West Norfolk Council leaders have backed a plan to buy the Lynn incinerator site in order to prevent the controversial plant ever being built.
Members of the authority’s ruling cabinet agreed in principle to purchase the Saddlebow land during a meeting on Tuesday.
And officials are now set to approach Norfolk County Council, who bought the site for just over £1.75 million in 2008 according to latest documents, to seek an independent valuation of the site before any potential deal can be struck.
Council leader Nick Daubney said the move would ease fears over whether the plant could still be built if the government gives planning consent.
He said: “There is demand for industrial land in and around King’s Lynn. I have no fears on that score and the whole population will feel more comfortable if it is in local ownership.”
The decision, which came less than two weeks after the first public call for the borough to buy the land, came on the same day that plans for dealing with the financial and practical consequences of ending the incinerator contract were set out.
Although £19 million was set aside to pay compensation to the Cory Wheelabrator consortium when the budget for the current financial year was settled in February, that still left an £11.3 million shortfall.
While most of that will be found from a combination of savings, underspends and reserves, as well as a £500,000 government grant, county officers say just over £1 million will have to come either from cuts to road repairs and library book budgets, or from council tax collected on second homes, which district councils would otherwise keep.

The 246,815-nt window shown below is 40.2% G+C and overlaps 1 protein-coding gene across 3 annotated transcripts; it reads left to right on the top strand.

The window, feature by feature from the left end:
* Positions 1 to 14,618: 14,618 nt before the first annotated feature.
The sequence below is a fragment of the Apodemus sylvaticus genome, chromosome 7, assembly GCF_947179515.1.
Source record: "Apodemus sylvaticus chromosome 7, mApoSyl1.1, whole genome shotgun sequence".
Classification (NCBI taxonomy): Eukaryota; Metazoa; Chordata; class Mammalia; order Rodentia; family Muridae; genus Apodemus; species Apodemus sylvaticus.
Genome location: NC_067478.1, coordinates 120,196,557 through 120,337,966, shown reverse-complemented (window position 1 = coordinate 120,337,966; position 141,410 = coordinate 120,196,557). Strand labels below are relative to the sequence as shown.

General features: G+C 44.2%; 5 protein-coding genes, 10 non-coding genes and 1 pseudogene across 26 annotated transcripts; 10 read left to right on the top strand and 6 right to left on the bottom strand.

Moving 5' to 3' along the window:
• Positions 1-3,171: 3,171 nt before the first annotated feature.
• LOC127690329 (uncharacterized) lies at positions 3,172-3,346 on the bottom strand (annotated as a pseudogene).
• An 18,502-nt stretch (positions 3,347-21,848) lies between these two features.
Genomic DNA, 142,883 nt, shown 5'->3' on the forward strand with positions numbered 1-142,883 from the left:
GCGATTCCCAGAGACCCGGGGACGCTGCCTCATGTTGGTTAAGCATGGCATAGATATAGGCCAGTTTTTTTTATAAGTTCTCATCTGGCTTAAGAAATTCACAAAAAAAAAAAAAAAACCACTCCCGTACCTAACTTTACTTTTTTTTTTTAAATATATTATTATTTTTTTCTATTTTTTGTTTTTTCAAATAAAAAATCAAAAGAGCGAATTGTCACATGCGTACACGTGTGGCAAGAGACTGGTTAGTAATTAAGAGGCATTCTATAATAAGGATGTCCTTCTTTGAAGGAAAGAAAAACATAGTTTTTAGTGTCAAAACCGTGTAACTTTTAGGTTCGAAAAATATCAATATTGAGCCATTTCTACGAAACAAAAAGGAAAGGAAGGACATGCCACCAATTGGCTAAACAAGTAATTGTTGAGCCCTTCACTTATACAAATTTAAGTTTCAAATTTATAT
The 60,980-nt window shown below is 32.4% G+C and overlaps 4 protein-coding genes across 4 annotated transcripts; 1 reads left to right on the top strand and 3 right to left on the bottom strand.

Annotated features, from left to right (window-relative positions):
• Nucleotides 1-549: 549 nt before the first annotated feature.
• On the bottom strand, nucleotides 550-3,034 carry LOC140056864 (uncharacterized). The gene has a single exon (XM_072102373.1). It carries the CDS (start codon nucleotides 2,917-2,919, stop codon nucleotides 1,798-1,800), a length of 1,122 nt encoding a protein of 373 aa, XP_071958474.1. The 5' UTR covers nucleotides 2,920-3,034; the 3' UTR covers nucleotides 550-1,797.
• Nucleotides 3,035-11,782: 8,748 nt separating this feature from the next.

That could cost the borough around £780,000 and Mr Daubney said he felt the move was “politically motivated” and “inappropriate.”
He added: “This was a big opportunity to come together. I don’t want to blow it and I don’t think the county should.
But county council leader George Nobbs said: “No matter how much we have tried to minimise the impact, it would be foolish to pretend there won’t be some cuts that will hurt.”
The financial plan will be debated during a county council cabinet meeting on Monday, where a proposal to burn some of the county’s waste in Suffolk’s incinerator will also be considered.
Officers are recommending that the authority completes a deal for up to 50,000 tonnes of waste per year to be dealt with on the site at Great Blakenham, near Ipswich, which is due to begin operating next month.
The report recommends that any initial agreement between the councils should last for no more than three years.